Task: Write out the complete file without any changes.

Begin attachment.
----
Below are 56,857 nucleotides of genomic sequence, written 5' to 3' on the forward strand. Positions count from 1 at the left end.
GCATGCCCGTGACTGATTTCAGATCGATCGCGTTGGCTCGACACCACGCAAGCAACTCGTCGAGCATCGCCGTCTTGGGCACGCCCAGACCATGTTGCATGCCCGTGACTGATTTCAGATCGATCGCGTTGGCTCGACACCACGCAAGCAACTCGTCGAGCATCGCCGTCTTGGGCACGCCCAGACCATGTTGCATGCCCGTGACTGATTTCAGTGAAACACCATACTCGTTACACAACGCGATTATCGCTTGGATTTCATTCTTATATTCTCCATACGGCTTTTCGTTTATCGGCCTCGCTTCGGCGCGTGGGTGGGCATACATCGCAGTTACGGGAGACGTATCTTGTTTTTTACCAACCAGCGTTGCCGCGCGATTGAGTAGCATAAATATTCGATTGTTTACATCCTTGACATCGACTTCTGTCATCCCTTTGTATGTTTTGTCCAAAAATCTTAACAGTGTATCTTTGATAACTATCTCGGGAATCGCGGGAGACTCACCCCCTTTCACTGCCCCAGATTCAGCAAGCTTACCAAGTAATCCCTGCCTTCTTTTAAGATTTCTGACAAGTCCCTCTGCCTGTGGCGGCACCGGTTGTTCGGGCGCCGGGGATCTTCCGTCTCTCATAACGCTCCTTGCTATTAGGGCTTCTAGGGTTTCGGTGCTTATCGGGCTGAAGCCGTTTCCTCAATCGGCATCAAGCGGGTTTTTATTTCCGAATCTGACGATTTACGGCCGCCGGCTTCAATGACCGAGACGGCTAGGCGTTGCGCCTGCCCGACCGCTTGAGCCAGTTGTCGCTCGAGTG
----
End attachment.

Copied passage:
Below are 56,857 nucleotides of genomic sequence, written 5' to 3' on the forward strand. Positions count from 1 at the left end.
GCATGCCCGTGACTGATTTCAGATCGATCGCGTTGGCTCGACACCACGCAAGCAACTCGTCGAGCATCGCCGTCTTGGGCACGCCCAGACCATGTTGCATGCCCGTGACTGATTTCAGATCGATCGCGTTGGCTCGACACCACGCAAGCAACTCGTCGAGCATCGCCGTCTTGGGCACGCCCAGACCATGTTGCATGCCCGTGACTGATTTCAGTGAAACACCATACTCGTTACACAACGCGATTATCGCTTGGATTTCATTCTTATATTCTCCATACGGCTTTTCGTTTATCGGCCTCGCTTCGGCGCGTGGGTGGGCATACATCGCAGTTACGGGAGACGTATCTTGTTTTTTACCAACCAGCGTTGCCGCGCGATTGAGTAGCATAAATATTCGATTGTTTACATCCTTGACATCGACTTCTGTCATCCCTTTGTATGTTTTGTCCAAAAATCTTAACAGTGTATCTTTGATAACTATCTCGGGAATCGCGGGAGACTCACCCCCTTTCACTGCCCCAGATTCAGCAAGCTTACCAAGTAATCCCTGCCTTCTTTTAAGATTTCTGACAAGTCCCTCTGCCTGTGGCGGCACCGGTTGTTCGGGCGCCGGGGATCTTCCGTCTCTCATAACGCTCCTTGCTATTAGGGCTTCTAGGGTTTCGGTGCTTATCGGGCTGAAGCCGTTTCCTCAATCGGCATCAAGCGGGTTTTTATTTCCGAATCTGACGATTTACGGCCGCCGGCTTCAATGACCGAGACGGCTAGGCGTTGCGCCTGCCCGACCGCTTGAGCCAGTTGTCGCTCGAGTG